When we asked 3 how the company classifies blocked websites, the representative told us that 3 does not make the rules, and that ‘the government’ does. We were also informed that no record is made of sites which are reported as incorrectly blocked and our phone would be unblocked once we provided age verification.

O2

We reported to O2 that the site www.normanfinkelstein.com – the personal homepage of a political writer and lecturer – was blocked on 18th February 2012. The representative said they were not sure why this particular site was blocked. They also did not know why it would be blocked despite not containing any adult content.

They told us that if it was blocked on one account then it is blocked on everybody’s phone, and did not suggest a way for us to access that site without turning the filtering off completely.

To opt out, we were asked to call 61018 with credit card details or go to an O2 shop. They were unaware of any other ways to opt out.
They apologised for not being able to help, but did not forward us to anyone that could.

Implications

Lack of transparency regarding how mobile filtering systems work

All the networks have a default filtering system in place on their pay- as-you-go phones. But none of them offered satisfactory reasons why inaccurate blocks happen. The mobile operators generally assumed that because we had access to other ‘friendly’ sites (BBC / Google) that their filtering systems were working correctly. This is despite the fact that we deliberately used examples of a non-adult material related website as our test site.

Perhaps the most unusual of all the explanations came from 3, whose representative seemed to be under the impression that ‘the government’ set the standard for adult content filtering. This is incorrect; each mobile network uses a third party to classify and filter websites against a framework set by an industry body.

Is there a system to record and amend incorrectly blocked websites?

None of the mobile phone operators asked what websites we wanted to unblock, suggesting that they are not offering to record sites that are being incorrectly blocked.
As a results, sites are only ‘unblocked’ because a user’s phone has filtering removed, instead of removing erroneous blocks from the whole network. This calls into question whether mobile phone networks actually consider inaccurate site blocking an issue. Incorrect blocking negatively affects the end user and the website in question, as both are having their access limited by inaccurate website filtering systems.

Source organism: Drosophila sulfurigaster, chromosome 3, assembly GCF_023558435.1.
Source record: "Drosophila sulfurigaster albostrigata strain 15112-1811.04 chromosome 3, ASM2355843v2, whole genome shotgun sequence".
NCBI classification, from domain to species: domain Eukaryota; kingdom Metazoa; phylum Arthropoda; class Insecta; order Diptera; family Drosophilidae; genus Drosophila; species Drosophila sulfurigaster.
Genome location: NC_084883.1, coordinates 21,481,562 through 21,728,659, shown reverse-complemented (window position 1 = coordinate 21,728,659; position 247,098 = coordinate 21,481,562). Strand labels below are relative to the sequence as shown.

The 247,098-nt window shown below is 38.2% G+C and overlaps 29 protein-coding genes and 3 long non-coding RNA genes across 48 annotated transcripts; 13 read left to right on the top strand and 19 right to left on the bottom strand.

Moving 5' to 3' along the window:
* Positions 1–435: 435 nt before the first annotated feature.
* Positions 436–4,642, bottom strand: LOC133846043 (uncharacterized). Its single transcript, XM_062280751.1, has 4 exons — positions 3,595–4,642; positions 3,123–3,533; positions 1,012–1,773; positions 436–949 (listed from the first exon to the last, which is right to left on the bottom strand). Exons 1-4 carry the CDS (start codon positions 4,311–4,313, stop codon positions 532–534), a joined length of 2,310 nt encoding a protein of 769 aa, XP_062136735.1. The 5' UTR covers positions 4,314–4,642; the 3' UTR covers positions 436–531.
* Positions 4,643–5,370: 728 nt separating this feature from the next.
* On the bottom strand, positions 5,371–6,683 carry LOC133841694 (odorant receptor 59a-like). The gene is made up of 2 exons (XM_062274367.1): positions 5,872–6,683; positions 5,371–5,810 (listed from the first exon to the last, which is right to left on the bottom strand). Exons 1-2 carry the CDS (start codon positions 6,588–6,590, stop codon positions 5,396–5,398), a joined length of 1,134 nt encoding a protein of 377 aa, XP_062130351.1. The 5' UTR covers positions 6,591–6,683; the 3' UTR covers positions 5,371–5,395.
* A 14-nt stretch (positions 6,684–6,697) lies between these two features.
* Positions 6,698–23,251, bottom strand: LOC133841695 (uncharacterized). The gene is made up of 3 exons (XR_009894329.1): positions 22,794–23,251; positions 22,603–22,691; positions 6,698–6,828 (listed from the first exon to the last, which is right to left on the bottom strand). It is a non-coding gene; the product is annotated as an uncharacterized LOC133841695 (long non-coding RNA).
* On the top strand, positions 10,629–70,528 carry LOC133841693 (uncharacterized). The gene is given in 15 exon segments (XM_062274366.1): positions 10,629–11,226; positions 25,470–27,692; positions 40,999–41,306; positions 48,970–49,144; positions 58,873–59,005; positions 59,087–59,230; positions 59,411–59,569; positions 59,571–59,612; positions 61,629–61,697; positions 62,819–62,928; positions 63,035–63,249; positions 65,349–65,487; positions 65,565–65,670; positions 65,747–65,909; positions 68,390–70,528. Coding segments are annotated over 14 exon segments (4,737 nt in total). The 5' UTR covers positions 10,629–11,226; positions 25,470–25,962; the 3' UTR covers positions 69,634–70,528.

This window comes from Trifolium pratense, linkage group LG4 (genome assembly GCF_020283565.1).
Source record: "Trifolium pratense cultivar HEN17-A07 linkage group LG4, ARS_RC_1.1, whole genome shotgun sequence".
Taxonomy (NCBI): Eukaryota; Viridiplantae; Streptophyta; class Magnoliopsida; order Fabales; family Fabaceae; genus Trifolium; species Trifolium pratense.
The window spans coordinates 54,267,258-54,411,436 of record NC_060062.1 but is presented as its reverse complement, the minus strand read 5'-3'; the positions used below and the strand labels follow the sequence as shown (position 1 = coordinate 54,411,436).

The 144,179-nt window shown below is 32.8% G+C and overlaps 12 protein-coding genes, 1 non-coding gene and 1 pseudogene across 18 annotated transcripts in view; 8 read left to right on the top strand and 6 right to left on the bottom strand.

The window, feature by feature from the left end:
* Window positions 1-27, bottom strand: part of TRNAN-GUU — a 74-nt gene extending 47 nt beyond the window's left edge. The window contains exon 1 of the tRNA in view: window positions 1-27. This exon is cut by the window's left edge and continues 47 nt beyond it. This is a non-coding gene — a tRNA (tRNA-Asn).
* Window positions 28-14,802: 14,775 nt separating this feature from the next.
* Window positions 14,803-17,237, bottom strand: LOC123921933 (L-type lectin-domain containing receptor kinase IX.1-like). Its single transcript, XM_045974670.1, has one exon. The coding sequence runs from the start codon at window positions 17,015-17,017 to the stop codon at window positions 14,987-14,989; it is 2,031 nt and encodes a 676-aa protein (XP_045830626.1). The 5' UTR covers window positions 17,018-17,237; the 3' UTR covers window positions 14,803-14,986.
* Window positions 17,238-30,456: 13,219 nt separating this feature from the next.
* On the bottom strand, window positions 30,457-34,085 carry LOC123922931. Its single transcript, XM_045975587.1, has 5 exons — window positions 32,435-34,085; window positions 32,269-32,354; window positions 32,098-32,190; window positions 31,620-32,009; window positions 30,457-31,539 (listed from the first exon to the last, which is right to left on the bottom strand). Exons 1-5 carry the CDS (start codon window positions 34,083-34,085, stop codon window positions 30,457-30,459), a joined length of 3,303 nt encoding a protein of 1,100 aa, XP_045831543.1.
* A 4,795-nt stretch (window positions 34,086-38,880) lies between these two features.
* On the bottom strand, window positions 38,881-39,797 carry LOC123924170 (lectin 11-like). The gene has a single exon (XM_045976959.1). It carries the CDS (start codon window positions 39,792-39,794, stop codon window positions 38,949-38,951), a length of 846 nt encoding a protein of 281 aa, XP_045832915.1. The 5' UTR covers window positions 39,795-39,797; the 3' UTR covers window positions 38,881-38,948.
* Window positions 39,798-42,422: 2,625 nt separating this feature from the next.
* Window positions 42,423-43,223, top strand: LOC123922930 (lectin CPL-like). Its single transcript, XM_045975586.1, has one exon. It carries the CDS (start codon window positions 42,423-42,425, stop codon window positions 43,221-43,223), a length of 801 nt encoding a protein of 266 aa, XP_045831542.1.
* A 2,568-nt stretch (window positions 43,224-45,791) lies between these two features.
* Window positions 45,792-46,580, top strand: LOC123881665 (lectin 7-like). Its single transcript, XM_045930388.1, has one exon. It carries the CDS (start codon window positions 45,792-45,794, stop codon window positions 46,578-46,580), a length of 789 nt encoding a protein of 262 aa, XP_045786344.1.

Is there a consistent age verification process that respects privacy?

Networks asked for either a driver’s licence or a credit card number. Failing that, customers are required to go to mobile operators’ high street stores.

During our conversation with Vodafone we were told that we ‘sounded’ over 18 and that the representative could remove the block on that basis. T-Mobile removed the website filtering system from our phone completely, opening access to any website.

Do mobile operators provide a way of unblocking an incorrectly blocked website?

They only solution we were offered was the complete unblocking of our phone. This is not an option for adults who share their phones with their children or occasionally let them use it, or for website managers responsible for incorrectly blocked site.

Mobile networks seemed to offer complete removal of the adult filter, even though in our tests we were not asking to have access to sites that warrant age verification.

Script used in calls to mobile operators

1. Do you know why this particular website has been blocked, as it does not contain any adult related content?
2. How do I get this block removed?

    • I do not want to provide credit card/address or driving license details. How do I go about this?
    • Going into a phone shop is pretty time consuming / great inconvenience.

3. If this blocking filtering system is automatic, then why has this website, with no adult-related material, fallen within the parameter of being blocked?
4. How long will it take for this block to be removed?
5. Is the site just going to be unblocked on my phone, or will everyone now be able to now access it due to my complaint?
6. Does this website get reported/how do you manage these incorrectly applied blocks/complaints?
7. I share my phone with a child/minor so I CANNOT have the content filtered completely removed. But I do need access to the site I am requesting.